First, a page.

Specifically, the need to develop toughened articles using the stereolithographic technique and the great potential of this process in itself is well known in the art. Rapid production of 3-dimensional prototypes can be achieved using a Stereolithography Apparatus (SLA), which is in effect a miniature manufacturing unit for rapid prototyping that can build complex parts in situ by building thin cross-sections of a photopolymer on top of each other to form a part. The part is built according to a Computed Aided Drawing (CAD) model, and the SLA software slices the part into cross sections. A focused ultraviolet (UV) light laser beam causes the cure of a photopolymerizable acrylic oligomer into a highly crosslinked polymer to build the cross sections of the part. The movements of the laser are controlled by a computer that is connected to the SLA. The time to build a part may take minutes up to hours, depending on the thickness of each cross-sectional layer.
The SLA dramatically reduces the time from product conceptualization to producing a prototype. However, the parts fabricated in the SLA have a high crosslink density and are, therefore, typically brittle. Subsequently, the resulting parts usually display poor mechanical properties. Therefore, the SLA parts can only serve as a nonfunctional representation of the final article sought in the development of an actual product. Thus, there exists a clear need for a novel resin composition for the SLA application.
There also exists a need for toughened epoxy resin compositions for use in structural applications such as, for example, aircrafts, load bearing panels and a variety of reinforced structural materials.
Accordingly, one object of the present invention is to provide a reactive composition which can be used as an effective toughener of high-modulus thermosets.
A further object of the present invention as to provide a thermosetting system which may be employed in stereolithography to produce a toughened, useful part.
Yet another object of the present invention is to provide a composition for use in toughening acrylic thermosets.
A still further object of the present invention is to provide a toughener for vinyl and/or unsaturated polyester-based thermosets.
Another object of the present invention is to provide a composition for use in toughening epoxy thermosets.
These as well as other objects are achieved by providing a toughener for use with a thermosetting resin capable of undergoing addition polymerization comprising a crystalline polylactone having a functional acrylate end group, said functionalized polylactone having an average molecular weight of at least about 1000.
Such objects are further achieved by providing an internal plasticizer for use in a thermosetting resin, wherein the thermosetting resin includes reactive C═CH2 groups, the plasticizer comprising a reactive polymer of the formula: ##STR2## wherein R is hydrogen or methyl, R1 is hydrogen or methyl, R2 is hydrogen, methyl, ethyl, propyl or butyl and the average value of n is at least 5.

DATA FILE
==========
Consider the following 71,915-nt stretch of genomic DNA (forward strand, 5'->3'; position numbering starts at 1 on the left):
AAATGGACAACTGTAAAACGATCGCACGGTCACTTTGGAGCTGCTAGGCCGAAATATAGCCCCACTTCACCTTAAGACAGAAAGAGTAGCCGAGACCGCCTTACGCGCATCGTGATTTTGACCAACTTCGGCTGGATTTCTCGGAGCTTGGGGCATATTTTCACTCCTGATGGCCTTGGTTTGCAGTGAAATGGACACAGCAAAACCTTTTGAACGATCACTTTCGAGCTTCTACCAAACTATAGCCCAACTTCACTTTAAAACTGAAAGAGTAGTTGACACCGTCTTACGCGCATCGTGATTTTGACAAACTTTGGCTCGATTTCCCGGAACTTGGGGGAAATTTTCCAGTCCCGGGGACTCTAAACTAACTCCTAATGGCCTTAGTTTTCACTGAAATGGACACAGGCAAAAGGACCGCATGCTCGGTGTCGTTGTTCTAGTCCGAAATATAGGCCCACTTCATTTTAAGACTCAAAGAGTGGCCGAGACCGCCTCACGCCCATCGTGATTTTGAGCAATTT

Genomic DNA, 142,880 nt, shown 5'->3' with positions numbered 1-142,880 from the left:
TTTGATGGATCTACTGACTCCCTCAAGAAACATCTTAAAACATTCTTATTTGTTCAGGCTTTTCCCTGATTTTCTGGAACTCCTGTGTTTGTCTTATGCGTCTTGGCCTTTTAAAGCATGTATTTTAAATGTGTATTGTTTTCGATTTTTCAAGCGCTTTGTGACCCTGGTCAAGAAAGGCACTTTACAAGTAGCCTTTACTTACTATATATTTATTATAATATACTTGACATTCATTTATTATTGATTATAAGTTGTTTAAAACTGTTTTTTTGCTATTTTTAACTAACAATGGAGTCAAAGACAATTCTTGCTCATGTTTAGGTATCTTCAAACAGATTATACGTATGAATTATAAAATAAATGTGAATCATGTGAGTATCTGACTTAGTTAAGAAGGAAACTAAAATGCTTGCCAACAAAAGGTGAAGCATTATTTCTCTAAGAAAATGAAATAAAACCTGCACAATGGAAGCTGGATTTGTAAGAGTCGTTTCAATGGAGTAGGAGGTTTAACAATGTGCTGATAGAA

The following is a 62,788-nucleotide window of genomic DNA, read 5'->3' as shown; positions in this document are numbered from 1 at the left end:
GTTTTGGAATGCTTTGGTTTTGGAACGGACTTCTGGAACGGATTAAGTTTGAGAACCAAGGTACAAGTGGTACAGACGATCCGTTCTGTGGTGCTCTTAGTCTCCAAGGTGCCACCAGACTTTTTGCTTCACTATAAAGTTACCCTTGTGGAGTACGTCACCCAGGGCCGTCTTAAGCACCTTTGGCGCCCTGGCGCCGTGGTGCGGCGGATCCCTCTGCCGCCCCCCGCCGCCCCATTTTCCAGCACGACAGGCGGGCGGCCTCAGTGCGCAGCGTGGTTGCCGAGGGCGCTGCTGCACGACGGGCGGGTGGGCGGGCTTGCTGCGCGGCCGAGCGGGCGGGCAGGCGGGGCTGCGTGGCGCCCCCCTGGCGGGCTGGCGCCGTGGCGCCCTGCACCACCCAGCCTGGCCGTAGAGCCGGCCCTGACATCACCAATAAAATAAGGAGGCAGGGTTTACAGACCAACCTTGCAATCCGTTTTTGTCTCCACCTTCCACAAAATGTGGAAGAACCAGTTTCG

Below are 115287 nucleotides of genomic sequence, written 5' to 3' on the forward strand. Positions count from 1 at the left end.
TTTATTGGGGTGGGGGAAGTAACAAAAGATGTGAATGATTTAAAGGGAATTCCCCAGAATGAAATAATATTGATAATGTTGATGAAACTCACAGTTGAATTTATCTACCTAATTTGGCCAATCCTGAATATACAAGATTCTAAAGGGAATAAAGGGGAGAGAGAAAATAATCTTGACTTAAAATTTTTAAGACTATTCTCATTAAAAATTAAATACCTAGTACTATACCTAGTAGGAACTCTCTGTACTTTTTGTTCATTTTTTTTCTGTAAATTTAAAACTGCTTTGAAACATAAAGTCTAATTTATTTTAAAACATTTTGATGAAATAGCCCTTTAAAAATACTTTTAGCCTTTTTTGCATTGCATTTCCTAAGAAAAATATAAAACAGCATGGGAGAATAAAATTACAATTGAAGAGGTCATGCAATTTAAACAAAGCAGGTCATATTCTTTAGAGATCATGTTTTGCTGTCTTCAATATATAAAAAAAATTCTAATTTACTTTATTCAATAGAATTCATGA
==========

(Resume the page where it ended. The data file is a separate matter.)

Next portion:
The above objects are still further achieved by providing the reaction product of
(a) caprolactone; and
(b) an acrylate of the formula: ##STR3## wherein R is hydrogen or methyl, R1 is hydrogen or methyl, and R2 is hydrogen, methyl, ethyl, propyl or butyl;
wherein the reactants are present in a molar ratio of at least 10 moles of caprolactone per mole of acrylate.
Such objects are also achieved by providing a toughener for use with a thermosetting resin capable of undergoing ring opening polymerization, comprising a crystalline polylactone having one or more carboxylic groups per chain, said functionalized polylactone having an average molecular weight of at least about 1000.
The above objects are further achieved by providing an internal plasticizer for use in a thermosetting resin composition, wherein said thermosetting resin includes reactive carboxylic groups, said plasticizer comprising a reactive polymer of the formula: ##STR4## where R and R1 are independently hydrogen, methyl, or --CHR2 --COOH, and R2 is hydrogen, methyl, or --CH2 --COOH and n is at least 5.
The present invention deals with synthesis of crystalline polylactones (PcL) with one alkacrylate end-group (PcL-Acr) or PcL with one or more reactive carboxylic groups (PcL-COOH) and their reaction with the precursors of crosslinked acrylic and epoxy resins, respectively, to produce toughened thermosets characterized by high Tg, stiffness (or modulus), and impact strength.
To produce acrylate-bearing PcL, a lactone such as ε-caprolactone is polymerized in the presence of an organometallic catalyst such as stannous octoate and a small amount of a hydroxyalkyl acrylate (methacrylate or ethylacrylate) monomer as an initiator, and a free radical inhibitor to prevent free radical polymerization of the acrylic end-group. A preferred initiator for the formation of PcL-Acr is 2-hydroxy-ethyl methacrylate (HEMA). For reacting HEMA with a lactone, such as ε-capro-lactone, to produce a crystalline toughening agent with a preferred degree of polymerization higher than 5, polymerization was conducted under anhydrous conditions, thereby avoiding the formation of non-reactive, saturated oligomer formed through water-initiated, ring opening polymerization. Furthermore, ring opening polymerization was conducted in an inert atmosphere, rather than allowing the polymerization to take place in an oxidizing, oxygen environment. Distilled monomer was employed and volatile components were removed from the solid polymer to eliminate liquid reactive or non-reactive oligomers which can cause an excessive decrease in the modulus of the cured thermoset or interlinking with the matrix, respectively.
The resultant reactive polymer of the present invention may be employed as an internal plasticizer/toughener for acrylic resins, as well as vinyl or unsaturated polyester resins. More generally, the present reactive polymer may be employed as a toughener for thermosetting resins which include a reactive C═CH2 site such as acrylics, vinyls and styrenic resin systems. That is, the present reactive polymer may be employed as a toughener for resin systems which are capable of undergoing addition polymerization with the reactive acrylate end-group.